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Raising Significant Capital: What To Do When You Need Big Bucks
Bootstrapping and running lean are the best ways to grow a company to profitability quickly, but when you do decide to expand, or to significantly grow company revenues and expand margins, then finding outside capital may be necessary. Without external funding you may be forced to step away from new acquisitions, new product lines, more staff or the potential to expand into new markets.
Borrowing expansion capital from banks and other traditional sources is always a possibility, but if traditional borrowing isn't an option, or if you want to bring in additional guidance and experience, then finding outside investors might be the better choice for long-term business success.
So, where and how do you start your search for a large infusion of expansion cash? You have options. Lots of them.
Your Company's Fiscal Needs: First Things First
Before you start your search for working capital, determine how much cash you need and what you can handle from monthly revenues, whether you're looking for a loan or looking for outside investors. Expect more outgo each month so plan for it.
Nothing more severely undermines your business' credibility than the lack of a solid business plan detailing how much capital you need and why. Develop a loan proposal that answers all questions an investor might ask to simplify and speed up the process of acquiring the cash your business needs.
The last thing you want is to give away too large an equity stake for capital you don't really need. Or, to have to go back to raise more capital because you under-estimated capital needs. This makes you look unprepared and it identifies you as an unreliable credit or investment risk. Remember, you're after capital from outside sources and these lenders or investors want assurances that their money will be paid back - with interest. It’s important to look good to attract good sources of business capital.
Pull out the calculator and start crunching the numbers to develop a cogent loan proposal describing how much you need, what you'll give in return for the cash, and how that infusion of cash is to be used. Lenders and investors want all the details, and a solid, written loan proposal instills confidence by demonstrating your business acumen.
Does Your Current Business Structure Make Sense?
It should if you want to secure significant financing to expand.
If you intend to bring in multiple investors, you'll need to set up a formal corporate structure. A C-Corporation offers shares of stock that can be freely traded among an unlimited number of owners, which makes C-Corps great vehicles for small companies that "go public."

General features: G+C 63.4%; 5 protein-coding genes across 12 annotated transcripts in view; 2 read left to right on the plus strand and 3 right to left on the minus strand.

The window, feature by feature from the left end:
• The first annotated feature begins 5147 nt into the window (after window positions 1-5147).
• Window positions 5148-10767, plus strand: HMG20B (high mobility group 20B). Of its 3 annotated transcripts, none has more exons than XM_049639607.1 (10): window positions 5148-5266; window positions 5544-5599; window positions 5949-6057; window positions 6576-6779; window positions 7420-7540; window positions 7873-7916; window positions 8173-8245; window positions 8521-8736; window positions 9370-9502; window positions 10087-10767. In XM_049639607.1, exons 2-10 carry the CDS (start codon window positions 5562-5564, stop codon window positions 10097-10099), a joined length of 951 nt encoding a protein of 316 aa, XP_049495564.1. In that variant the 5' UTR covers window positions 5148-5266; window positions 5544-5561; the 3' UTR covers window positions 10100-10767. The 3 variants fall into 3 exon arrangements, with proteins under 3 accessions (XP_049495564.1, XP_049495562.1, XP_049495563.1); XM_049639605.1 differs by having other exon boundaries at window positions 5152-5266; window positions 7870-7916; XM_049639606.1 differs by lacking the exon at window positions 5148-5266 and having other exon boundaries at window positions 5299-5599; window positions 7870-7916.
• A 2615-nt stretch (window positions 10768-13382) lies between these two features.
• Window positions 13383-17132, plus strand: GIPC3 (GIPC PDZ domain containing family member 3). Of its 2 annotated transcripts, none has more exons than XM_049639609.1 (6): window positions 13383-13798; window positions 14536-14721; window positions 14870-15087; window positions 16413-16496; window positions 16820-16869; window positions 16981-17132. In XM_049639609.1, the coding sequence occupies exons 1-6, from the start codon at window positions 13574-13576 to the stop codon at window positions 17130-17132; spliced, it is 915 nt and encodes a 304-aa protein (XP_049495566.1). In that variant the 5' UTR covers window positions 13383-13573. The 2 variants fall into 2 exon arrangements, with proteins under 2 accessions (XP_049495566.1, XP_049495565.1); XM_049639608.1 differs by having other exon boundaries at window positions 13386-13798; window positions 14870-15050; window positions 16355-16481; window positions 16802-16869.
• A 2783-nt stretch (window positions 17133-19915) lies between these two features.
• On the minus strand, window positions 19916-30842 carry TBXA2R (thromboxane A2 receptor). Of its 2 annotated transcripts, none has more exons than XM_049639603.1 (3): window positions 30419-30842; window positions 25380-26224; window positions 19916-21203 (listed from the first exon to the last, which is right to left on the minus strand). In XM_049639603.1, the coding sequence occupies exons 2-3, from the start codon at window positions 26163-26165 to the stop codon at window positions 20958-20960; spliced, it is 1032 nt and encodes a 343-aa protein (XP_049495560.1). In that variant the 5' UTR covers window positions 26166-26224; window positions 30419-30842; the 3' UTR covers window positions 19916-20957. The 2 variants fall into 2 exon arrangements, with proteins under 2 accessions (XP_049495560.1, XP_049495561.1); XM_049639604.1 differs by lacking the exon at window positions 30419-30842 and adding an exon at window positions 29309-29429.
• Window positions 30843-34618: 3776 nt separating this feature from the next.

Setting up a C-Corp is a great choice for small businesses that intend to reinvest profits in the business and to continue to attract outside investors in the years ahead.
An S-Corporation is another possibility, but with an S-Corp, ownership is limited to 100 shareholders and those shareholders all must own the same class (type) of stock. An S-Corp is often the best option for short-term growth, especially if you don't need dozens of small investors and can rely on a few larger investors.
State laws and regulations on equity and ownership stakes vary, so check with your accountant or other financial professional for specific guidance in designing the best corporate structure for your company - a corporate structure that best suits your capital needs today, tomorrow and well into the future.
Determine the Type of Investor Your Company Needs
Any individual, any institution or any business with cash to invest is a potential investor in your business. But if you need significant capital, small, individual investors may not have sufficient funds to meet your business objectives.
Here are the pros and cons for potential sources of significant investment capital.
As you evaluate potential sources of significant capital funding, keep in mind that every investor has its own agenda and objectives and these objectives that may not dovetail with your objectives.
Savvy investors view opportunities without emotion. They crunch the numbers, weigh risk versus reward and base investment decisions on your business' history of growth and the potential for additional growth. They ask questions and evaluate your financial position in a way that may make you uncomfortable. After all, it is your business - your baby.
So, do your homework and prepare thoroughly for requests for more information, pointed questions and the potential for lengthy negotiations. Stay objective and keep your goals and the needs of your business in mind to hook up with the right source for a significant amount of cash.
That's the best way to ensure you bring in outside investors and raise the capital you need on your terms.